There’s merit in that position. But it’s also easy to argue that the South Fox swap represents one of the most transparent examples of political favoritism that has come to public attention in years. After a decade in power, the Governor and his environmental aides are particularly adept at parceling out Michigan’s publicly-owned treasures for sale, trade, lease, or private use by important political donors. The result is a deliberate and steady weakening of Michigan’s oversight of the public domain, and a deterioration of prized public resources.

  • In 1993, the DNR signed a private agreement with oil industry executives that enabled energy companies to write off of their drilling costs on state lands, a sweetheart deal that simultaneously accelerated damaging natural gas development in state forests and drained the Natural Resources Trust Fund of up to $8 million a year in royalty income.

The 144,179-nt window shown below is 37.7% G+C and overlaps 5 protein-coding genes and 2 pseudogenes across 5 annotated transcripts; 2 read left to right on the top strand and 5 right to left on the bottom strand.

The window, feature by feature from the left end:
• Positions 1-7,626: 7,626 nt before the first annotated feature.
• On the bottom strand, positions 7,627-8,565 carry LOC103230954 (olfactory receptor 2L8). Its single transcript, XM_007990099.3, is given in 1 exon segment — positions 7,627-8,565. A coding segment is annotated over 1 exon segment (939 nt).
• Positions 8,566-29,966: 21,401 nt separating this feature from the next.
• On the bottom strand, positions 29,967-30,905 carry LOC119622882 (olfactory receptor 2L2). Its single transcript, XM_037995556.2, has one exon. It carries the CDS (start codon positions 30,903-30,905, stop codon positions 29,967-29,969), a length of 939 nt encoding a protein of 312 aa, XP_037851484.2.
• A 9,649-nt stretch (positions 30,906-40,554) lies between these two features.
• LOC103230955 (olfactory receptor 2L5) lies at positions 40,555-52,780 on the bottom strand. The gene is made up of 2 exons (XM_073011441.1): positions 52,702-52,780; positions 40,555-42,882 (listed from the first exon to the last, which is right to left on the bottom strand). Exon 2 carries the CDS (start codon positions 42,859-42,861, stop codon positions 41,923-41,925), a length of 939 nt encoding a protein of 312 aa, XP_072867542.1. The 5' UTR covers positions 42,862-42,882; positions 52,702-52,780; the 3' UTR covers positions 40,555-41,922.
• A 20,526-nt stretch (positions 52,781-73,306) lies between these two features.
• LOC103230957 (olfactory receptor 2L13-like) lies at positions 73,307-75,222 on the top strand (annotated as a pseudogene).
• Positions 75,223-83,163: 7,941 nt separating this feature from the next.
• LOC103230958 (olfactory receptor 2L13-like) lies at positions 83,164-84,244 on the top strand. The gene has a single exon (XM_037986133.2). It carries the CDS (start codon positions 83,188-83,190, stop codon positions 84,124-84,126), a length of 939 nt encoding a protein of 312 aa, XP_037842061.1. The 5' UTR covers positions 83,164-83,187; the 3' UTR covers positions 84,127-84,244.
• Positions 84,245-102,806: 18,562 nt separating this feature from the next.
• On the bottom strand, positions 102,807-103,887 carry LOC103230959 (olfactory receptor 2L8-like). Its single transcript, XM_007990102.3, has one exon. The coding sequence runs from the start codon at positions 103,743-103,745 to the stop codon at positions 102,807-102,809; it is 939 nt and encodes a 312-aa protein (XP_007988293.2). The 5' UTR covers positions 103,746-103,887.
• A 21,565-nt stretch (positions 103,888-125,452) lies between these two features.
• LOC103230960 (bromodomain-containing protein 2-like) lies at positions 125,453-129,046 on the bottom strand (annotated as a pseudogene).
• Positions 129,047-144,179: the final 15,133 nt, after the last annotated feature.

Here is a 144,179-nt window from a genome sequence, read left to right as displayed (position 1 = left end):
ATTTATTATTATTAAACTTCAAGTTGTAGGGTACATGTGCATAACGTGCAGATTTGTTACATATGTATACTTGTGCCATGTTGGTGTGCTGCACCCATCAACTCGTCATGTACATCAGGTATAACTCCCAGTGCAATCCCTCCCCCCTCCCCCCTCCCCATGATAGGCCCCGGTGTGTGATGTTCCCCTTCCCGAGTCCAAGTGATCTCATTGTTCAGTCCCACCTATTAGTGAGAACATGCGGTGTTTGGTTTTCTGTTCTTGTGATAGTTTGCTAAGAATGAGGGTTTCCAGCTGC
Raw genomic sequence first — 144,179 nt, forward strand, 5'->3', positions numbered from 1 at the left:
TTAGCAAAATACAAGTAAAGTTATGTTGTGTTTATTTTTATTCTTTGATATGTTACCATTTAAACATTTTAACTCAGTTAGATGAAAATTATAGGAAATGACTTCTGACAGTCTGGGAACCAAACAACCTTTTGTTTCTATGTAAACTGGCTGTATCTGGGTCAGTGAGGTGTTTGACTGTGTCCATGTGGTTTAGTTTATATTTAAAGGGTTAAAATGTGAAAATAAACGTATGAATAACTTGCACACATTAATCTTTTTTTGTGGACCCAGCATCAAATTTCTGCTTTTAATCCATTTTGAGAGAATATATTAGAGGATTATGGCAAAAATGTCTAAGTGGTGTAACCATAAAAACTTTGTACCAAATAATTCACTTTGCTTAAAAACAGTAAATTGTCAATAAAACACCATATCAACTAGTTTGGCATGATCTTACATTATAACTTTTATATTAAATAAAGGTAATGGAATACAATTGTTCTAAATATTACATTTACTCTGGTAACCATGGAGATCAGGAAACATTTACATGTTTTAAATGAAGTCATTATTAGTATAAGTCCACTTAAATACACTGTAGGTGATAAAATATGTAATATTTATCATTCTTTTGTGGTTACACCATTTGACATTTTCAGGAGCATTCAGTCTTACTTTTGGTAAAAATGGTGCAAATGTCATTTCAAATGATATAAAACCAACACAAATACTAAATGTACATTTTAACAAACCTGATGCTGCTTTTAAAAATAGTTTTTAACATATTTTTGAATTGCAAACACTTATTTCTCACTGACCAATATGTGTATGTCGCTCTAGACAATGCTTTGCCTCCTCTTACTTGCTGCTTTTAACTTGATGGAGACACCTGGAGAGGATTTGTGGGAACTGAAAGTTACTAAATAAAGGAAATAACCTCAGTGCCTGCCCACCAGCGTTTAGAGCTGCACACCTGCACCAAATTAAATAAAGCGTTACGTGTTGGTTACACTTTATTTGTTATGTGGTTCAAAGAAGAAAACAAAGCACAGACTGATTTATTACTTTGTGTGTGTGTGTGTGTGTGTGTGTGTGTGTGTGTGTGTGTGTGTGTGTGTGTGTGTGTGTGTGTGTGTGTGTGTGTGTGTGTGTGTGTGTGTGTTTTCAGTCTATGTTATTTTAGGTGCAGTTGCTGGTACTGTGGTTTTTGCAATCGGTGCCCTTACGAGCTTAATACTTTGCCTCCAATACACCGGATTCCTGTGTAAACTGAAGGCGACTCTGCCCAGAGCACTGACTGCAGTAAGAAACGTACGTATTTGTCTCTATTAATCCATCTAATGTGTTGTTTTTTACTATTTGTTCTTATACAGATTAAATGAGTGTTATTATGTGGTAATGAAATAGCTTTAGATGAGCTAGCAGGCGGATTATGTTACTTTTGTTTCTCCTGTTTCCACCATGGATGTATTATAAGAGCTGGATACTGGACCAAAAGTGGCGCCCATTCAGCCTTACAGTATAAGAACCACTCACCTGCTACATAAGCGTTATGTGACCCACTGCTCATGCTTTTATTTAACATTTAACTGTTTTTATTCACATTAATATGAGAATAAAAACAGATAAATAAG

• In 1996, the Department of Environmental Quality proposed to violate a 21-year-old state management policy that prohibited industrial development a natural gas developer to drill in the Jordan Valley, a 22,500 natural area in Antrim County. After residents protested, the governor himself withdrew the drilling proposal.

  • In 1998, DEQ director Russ Harding allowed a Detroit developer to build homes and violate the terms of a state-approved conservation easement designed to protect the Humbug Marsh, the last undeveloped stretch of wetlands on the Detroit River south of Detroit.